It was once the essential part of every household but today it is mostly consigned to cars or other vehicles to while away travel time.
The bad news now is that this terrestrial means of transmission is dying as growing digitalisation takes over the traditional medium. The Generation Z or Millennials (those born after 1995) prefer to listen to their music on streaming platforms.
With the advent of YouTube, Spotify, Pandora and others, youngsters today use them to source their music and keep up-to-date with the latest hits.
Car companies have become wise too. New models are providing digital options for streaming on the dashboard, sidelining the AM/FM radio to an additional option.
The in-car media screens in new vehicles can easily access streaming programmes and these are pushing the radio out of the centre of the dashboard.
The introduction of Google Home, Amazon Echo and other devices has also given households a new option to play with. They can stream any music they want from these devices and listen in the comfort of their homes.
The radio industry needs to come to terms with these realities and must move with the times to face the mounting digital challenges. The battle for survival has already begun and new ideas have to be pitched to stay relevant in the digital age.
Chitra Shankar, 24, an IT engineer from Pune, likes to stream her music but does listen to the radio in the morning.
“It’s my morning ritual. I put on the radio and listen to whatever music they offer, my kind or otherwise. But I do like the constant chatter of the RJs and the information they give about the music,” she adds.
“It won’t die. The radio will survive like it did for generations together,” says Sanjay Joshi, a Pune businessman and Ham Radio Operator.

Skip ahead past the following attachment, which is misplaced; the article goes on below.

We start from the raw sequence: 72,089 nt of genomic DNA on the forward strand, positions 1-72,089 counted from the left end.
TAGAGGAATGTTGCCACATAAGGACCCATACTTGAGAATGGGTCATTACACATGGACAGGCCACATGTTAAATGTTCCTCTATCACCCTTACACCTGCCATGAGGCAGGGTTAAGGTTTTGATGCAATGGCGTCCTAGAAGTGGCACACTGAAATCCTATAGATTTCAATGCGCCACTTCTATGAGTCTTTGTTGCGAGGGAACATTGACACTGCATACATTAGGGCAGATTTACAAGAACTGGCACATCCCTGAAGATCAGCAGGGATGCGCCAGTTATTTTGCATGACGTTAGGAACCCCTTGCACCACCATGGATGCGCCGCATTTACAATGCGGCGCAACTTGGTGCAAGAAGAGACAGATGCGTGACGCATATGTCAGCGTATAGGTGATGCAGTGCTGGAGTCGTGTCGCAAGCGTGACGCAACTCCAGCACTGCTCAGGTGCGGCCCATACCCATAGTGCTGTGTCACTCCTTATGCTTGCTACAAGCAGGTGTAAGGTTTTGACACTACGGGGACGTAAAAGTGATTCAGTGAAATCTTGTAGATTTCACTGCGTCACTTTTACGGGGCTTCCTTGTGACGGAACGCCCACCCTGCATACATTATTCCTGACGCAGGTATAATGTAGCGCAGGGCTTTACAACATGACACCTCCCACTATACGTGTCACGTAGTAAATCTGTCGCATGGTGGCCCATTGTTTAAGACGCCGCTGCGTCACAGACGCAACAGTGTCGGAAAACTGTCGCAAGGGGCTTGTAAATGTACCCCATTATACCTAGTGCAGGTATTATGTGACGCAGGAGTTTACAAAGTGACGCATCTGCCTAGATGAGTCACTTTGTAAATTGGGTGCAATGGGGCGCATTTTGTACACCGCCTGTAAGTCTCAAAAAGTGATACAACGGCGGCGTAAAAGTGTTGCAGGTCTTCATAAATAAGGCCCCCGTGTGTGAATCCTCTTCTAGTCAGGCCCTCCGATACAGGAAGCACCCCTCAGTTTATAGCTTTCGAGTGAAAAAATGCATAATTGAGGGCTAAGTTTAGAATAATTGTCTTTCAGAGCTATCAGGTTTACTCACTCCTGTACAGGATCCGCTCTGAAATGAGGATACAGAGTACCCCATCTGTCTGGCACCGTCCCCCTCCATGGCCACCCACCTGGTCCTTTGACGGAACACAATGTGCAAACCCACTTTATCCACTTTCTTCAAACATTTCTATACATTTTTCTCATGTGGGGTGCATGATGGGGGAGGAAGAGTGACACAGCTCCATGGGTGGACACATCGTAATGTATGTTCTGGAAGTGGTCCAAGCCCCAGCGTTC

“Radio has become a habit with people. It is part of their lives. The radio’s contents are still relevant I feel.
“It will adapt as time goes by. I am sure it will embrace the digital generation as it keeps evolving. For me, radio is a passion and I am confident it will be there forever.”
For Rajiv Ghanekar, 60, a retired bank manager and cricket fan, the radio has played such an important part in his life.
“I remember that the radio was my constant companion in my youth. I had a portable one which I carried with me quite often, especially during cricket matches to keep myself updated with the score.
“And there was nothing better than listening to Hawa Mahal on All India Radio just before going to bed.
“The radio will stay. It has survived despite many ups and downs as technological advances tried to marginalise it,” he added.
Sara Mehta, 13, is a music lover who wants to be a singer when she grows up. She has heard of the radio but her choice of medium to listen to music is streaming.
“Why use the radio when I can play what I want on YouTube or Google. It’s so boring to tune on to the radio and wait and wait for your favourite song to play,” she says.
“I don’t even like some of the songs they play. Sometimes they play old Hindi songs which I don’t relate to.
“The radio will die unless they change their content to suit us too,” she adds.
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